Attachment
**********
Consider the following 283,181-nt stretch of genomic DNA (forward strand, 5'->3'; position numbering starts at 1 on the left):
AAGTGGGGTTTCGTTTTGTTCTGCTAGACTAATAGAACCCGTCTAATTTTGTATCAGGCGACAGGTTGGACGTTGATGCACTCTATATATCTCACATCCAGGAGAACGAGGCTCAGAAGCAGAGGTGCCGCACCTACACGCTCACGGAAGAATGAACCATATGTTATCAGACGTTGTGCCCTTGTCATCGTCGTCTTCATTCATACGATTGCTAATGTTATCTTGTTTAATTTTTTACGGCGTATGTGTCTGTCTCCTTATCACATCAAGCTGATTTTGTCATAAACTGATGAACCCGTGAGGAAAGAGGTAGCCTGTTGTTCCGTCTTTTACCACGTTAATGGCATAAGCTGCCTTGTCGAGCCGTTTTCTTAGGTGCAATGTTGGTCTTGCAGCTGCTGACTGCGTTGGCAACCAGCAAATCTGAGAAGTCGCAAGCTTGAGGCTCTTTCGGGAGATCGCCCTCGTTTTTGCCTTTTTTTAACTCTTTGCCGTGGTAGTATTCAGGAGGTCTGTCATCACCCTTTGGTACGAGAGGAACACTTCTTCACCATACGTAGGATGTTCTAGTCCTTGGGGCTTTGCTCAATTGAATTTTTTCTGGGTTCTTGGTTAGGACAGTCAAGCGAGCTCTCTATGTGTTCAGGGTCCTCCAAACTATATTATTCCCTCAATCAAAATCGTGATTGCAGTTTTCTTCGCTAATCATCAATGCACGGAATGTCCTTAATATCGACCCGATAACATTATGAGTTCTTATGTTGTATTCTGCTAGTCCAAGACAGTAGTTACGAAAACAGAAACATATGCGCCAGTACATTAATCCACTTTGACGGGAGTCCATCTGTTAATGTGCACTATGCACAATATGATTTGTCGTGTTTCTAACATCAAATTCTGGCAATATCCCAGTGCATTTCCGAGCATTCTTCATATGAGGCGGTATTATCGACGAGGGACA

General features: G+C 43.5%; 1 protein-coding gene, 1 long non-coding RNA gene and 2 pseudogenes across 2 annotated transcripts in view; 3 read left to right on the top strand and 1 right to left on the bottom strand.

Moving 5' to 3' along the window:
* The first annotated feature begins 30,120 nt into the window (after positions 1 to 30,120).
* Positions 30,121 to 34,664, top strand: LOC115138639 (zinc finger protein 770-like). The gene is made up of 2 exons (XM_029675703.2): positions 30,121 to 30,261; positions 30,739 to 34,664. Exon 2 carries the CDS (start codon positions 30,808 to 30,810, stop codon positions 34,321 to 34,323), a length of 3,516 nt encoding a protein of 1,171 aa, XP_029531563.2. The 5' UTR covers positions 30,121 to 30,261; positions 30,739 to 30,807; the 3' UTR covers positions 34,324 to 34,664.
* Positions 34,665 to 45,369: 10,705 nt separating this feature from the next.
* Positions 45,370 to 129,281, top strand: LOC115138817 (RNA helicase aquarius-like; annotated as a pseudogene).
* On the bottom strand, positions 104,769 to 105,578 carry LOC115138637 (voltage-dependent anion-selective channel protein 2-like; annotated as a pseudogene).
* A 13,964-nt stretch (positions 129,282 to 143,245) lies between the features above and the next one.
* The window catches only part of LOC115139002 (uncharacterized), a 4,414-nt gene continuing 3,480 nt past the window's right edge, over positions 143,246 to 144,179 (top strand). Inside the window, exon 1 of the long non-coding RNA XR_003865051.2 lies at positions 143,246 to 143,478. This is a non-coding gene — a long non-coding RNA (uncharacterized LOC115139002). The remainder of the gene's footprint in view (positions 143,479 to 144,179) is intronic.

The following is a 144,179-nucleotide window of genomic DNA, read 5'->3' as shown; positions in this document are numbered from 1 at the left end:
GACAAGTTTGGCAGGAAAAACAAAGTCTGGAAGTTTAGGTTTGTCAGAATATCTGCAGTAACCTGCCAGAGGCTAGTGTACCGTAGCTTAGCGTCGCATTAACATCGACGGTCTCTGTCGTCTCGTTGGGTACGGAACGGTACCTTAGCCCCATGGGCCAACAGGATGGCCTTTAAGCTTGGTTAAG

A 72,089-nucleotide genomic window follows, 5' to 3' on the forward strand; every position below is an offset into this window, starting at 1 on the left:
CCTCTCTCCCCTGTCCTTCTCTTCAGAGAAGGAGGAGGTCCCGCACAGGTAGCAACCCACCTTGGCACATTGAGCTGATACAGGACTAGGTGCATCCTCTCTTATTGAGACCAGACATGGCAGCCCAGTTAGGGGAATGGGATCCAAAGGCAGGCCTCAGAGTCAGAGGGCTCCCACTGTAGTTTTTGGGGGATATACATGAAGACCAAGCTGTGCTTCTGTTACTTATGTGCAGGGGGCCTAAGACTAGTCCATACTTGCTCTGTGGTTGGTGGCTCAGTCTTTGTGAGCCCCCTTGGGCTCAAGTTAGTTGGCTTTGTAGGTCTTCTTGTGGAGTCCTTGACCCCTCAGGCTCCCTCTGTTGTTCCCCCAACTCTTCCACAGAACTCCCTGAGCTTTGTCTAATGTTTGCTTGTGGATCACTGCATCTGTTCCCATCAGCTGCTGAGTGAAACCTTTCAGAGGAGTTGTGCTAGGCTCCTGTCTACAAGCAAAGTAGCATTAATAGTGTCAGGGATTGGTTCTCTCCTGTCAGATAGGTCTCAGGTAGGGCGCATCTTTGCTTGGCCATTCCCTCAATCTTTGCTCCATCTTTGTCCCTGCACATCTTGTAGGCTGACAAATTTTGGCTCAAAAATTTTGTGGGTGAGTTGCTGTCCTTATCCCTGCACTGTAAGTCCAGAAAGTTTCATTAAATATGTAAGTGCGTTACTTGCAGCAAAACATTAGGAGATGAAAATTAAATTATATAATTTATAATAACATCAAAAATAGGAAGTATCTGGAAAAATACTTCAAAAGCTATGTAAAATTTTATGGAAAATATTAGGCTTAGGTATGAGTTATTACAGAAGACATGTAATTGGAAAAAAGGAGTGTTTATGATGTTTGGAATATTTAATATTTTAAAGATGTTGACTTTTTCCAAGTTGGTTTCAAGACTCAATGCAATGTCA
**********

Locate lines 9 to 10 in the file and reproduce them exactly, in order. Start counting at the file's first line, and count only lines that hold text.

* On the bottom strand, positions 104,769 to 105,578 carry LOC115138637 (voltage-dependent anion-selective channel protein 2-like; annotated as a pseudogene).
* A 13,964-nt stretch (positions 129,282 to 143,245) lies between the features above and the next one.